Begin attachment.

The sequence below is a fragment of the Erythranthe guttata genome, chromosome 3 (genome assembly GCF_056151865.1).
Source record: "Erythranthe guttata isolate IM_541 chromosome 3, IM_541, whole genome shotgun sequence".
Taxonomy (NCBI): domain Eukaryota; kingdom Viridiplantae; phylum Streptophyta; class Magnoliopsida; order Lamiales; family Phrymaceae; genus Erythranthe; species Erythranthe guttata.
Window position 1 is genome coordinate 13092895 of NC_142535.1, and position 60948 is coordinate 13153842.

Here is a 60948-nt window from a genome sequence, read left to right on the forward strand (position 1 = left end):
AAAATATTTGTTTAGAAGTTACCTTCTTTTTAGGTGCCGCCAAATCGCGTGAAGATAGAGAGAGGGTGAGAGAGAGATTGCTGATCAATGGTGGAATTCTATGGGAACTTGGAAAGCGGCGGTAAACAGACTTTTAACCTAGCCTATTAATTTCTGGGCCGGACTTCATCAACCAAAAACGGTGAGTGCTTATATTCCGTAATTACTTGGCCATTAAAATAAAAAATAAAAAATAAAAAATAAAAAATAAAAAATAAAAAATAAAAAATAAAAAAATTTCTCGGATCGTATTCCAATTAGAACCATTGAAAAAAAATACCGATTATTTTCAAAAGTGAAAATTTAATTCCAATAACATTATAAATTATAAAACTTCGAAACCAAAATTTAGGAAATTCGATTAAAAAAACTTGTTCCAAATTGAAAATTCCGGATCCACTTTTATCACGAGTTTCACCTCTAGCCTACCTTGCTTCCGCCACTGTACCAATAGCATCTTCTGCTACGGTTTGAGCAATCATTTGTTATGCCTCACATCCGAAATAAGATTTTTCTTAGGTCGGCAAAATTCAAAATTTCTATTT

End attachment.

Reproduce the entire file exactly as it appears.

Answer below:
The sequence below is a fragment of the Erythranthe guttata genome, chromosome 3 (genome assembly GCF_056151865.1).
Source record: "Erythranthe guttata isolate IM_541 chromosome 3, IM_541, whole genome shotgun sequence".
Taxonomy (NCBI): domain Eukaryota; kingdom Viridiplantae; phylum Streptophyta; class Magnoliopsida; order Lamiales; family Phrymaceae; genus Erythranthe; species Erythranthe guttata.
Window position 1 is genome coordinate 13092895 of NC_142535.1, and position 60948 is coordinate 13153842.

Here is a 60948-nt window from a genome sequence, read left to right on the forward strand (position 1 = left end):
AAAATATTTGTTTAGAAGTTACCTTCTTTTTAGGTGCCGCCAAATCGCGTGAAGATAGAGAGAGGGTGAGAGAGAGATTGCTGATCAATGGTGGAATTCTATGGGAACTTGGAAAGCGGCGGTAAACAGACTTTTAACCTAGCCTATTAATTTCTGGGCCGGACTTCATCAACCAAAAACGGTGAGTGCTTATATTCCGTAATTACTTGGCCATTAAAATAAAAAATAAAAAATAAAAAATAAAAAATAAAAAATAAAAAATAAAAAATAAAAAAATTTCTCGGATCGTATTCCAATTAGAACCATTGAAAAAAAATACCGATTATTTTCAAAAGTGAAAATTTAATTCCAATAACATTATAAATTATAAAACTTCGAAACCAAAATTTAGGAAATTCGATTAAAAAAACTTGTTCCAAATTGAAAATTCCGGATCCACTTTTATCACGAGTTTCACCTCTAGCCTACCTTGCTTCCGCCACTGTACCAATAGCATCTTCTGCTACGGTTTGAGCAATCATTTGTTATGCCTCACATCCGAAATAAGATTTTTCTTAGGTCGGCAAAATTCAAAATTTCTATTT